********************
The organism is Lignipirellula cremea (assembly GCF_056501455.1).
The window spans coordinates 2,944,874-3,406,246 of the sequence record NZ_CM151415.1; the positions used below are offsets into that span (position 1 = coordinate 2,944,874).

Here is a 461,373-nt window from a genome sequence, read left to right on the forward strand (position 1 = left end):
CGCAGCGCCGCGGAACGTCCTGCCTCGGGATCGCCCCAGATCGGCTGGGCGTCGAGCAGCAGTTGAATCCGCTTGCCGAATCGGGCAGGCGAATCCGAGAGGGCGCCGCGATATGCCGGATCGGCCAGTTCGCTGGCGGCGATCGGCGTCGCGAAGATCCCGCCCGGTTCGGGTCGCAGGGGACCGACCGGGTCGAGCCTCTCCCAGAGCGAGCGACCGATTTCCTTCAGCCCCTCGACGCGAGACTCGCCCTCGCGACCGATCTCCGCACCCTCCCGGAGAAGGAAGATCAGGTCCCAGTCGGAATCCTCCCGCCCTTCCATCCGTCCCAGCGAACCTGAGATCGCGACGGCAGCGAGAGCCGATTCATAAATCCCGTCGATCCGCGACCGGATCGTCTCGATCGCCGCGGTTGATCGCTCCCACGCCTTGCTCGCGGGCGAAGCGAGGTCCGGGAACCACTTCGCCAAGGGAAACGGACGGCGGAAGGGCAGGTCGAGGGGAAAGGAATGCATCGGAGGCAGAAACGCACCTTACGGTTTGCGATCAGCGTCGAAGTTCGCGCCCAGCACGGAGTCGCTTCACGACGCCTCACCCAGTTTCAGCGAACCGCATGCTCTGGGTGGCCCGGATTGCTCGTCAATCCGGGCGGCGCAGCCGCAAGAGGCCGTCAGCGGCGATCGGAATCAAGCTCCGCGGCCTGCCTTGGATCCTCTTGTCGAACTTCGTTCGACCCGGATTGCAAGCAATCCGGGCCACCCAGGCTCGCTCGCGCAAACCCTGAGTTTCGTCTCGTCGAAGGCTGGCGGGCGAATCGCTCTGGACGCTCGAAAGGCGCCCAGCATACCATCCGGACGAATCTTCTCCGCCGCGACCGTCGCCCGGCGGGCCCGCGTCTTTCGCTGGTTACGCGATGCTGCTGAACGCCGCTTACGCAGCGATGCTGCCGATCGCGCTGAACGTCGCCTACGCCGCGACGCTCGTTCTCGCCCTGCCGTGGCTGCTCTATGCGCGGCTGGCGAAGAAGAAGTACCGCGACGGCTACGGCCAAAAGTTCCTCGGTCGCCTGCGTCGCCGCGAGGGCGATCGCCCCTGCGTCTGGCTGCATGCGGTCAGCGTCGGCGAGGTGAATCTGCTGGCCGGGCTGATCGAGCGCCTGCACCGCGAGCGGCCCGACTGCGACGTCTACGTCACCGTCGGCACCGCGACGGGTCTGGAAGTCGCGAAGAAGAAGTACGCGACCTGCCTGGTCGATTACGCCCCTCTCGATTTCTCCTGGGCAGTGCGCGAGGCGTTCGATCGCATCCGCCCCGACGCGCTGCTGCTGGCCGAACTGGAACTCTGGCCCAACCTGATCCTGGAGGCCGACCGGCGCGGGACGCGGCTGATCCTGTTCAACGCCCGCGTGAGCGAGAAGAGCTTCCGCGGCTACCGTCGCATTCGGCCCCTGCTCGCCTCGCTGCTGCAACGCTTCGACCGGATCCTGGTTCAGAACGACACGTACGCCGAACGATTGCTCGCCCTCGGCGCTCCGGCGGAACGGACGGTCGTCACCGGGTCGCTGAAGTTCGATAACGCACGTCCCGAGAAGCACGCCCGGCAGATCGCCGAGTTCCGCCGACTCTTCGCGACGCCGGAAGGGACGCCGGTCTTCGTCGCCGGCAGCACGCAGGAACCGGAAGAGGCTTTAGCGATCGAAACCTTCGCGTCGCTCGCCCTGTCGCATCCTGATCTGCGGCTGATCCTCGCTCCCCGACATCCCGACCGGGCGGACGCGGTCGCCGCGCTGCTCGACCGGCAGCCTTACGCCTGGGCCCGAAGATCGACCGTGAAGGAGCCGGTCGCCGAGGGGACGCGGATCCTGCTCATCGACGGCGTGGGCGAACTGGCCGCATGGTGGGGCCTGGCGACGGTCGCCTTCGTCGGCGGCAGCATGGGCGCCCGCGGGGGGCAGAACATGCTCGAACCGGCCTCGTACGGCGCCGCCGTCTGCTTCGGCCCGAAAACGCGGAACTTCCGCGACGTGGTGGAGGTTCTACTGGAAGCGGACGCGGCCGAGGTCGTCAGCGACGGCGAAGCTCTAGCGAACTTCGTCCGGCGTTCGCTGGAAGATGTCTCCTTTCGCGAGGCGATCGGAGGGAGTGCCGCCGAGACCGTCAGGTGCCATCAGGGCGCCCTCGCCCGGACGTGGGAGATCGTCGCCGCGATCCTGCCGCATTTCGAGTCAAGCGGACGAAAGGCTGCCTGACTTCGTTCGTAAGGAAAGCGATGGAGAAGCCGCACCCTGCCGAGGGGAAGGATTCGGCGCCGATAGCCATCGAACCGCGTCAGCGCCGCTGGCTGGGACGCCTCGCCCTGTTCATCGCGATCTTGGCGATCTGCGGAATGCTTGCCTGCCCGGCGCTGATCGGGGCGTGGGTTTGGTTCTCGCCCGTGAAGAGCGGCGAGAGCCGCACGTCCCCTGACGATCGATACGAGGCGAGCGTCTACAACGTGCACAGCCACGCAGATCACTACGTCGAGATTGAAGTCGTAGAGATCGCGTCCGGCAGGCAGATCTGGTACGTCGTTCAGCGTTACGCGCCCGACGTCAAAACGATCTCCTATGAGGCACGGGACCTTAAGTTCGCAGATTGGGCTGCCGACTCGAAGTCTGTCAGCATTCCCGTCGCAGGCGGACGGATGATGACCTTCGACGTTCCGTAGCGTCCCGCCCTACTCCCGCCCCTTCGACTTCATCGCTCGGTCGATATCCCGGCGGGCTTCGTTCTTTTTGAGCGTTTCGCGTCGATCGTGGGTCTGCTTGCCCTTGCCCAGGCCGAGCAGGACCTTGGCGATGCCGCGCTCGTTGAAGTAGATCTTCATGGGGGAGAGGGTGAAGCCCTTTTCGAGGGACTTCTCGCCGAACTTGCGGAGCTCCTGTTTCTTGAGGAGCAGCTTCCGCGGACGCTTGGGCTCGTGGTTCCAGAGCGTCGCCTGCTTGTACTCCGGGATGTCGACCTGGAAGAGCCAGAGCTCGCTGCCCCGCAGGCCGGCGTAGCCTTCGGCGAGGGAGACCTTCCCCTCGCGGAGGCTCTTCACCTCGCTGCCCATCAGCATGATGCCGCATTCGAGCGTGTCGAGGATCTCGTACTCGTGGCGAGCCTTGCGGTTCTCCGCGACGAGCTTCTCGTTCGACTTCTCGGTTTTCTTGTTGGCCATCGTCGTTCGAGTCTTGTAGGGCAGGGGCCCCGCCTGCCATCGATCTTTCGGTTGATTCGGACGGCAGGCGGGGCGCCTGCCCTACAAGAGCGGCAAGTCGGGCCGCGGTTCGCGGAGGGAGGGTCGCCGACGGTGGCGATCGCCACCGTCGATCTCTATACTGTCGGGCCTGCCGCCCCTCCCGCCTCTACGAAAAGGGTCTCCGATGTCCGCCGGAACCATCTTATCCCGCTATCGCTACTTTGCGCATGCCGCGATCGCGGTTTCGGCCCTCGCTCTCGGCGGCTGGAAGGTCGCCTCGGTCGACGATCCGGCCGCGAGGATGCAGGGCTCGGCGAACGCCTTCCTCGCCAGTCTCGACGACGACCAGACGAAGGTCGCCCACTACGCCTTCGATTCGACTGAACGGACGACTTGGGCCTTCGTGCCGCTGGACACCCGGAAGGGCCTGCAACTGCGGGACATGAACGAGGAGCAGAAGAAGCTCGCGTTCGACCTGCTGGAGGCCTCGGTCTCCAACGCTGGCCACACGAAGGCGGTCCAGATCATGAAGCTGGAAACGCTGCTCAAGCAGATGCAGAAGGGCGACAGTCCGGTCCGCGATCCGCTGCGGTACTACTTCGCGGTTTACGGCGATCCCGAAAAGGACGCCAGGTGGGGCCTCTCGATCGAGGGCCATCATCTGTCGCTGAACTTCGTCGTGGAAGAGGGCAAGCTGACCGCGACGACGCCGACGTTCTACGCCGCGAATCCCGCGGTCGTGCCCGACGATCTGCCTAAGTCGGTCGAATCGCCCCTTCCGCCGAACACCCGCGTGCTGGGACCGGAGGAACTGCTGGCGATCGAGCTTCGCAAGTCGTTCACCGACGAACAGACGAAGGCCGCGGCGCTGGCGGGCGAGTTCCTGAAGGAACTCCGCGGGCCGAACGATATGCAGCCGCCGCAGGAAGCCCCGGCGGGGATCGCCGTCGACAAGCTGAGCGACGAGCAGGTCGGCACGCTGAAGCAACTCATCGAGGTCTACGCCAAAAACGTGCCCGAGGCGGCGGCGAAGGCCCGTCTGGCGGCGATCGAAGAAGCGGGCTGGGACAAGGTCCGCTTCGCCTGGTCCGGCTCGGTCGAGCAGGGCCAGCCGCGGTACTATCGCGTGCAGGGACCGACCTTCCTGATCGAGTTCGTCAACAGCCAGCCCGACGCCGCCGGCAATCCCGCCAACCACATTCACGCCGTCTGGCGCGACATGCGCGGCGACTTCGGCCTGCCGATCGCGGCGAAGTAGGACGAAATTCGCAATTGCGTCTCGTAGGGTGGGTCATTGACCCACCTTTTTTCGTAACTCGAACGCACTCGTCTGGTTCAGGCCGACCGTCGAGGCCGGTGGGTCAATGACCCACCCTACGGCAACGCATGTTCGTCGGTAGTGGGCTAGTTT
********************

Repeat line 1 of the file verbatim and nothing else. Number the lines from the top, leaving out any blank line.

The organism is Lignipirellula cremea (assembly GCF_056501455.1).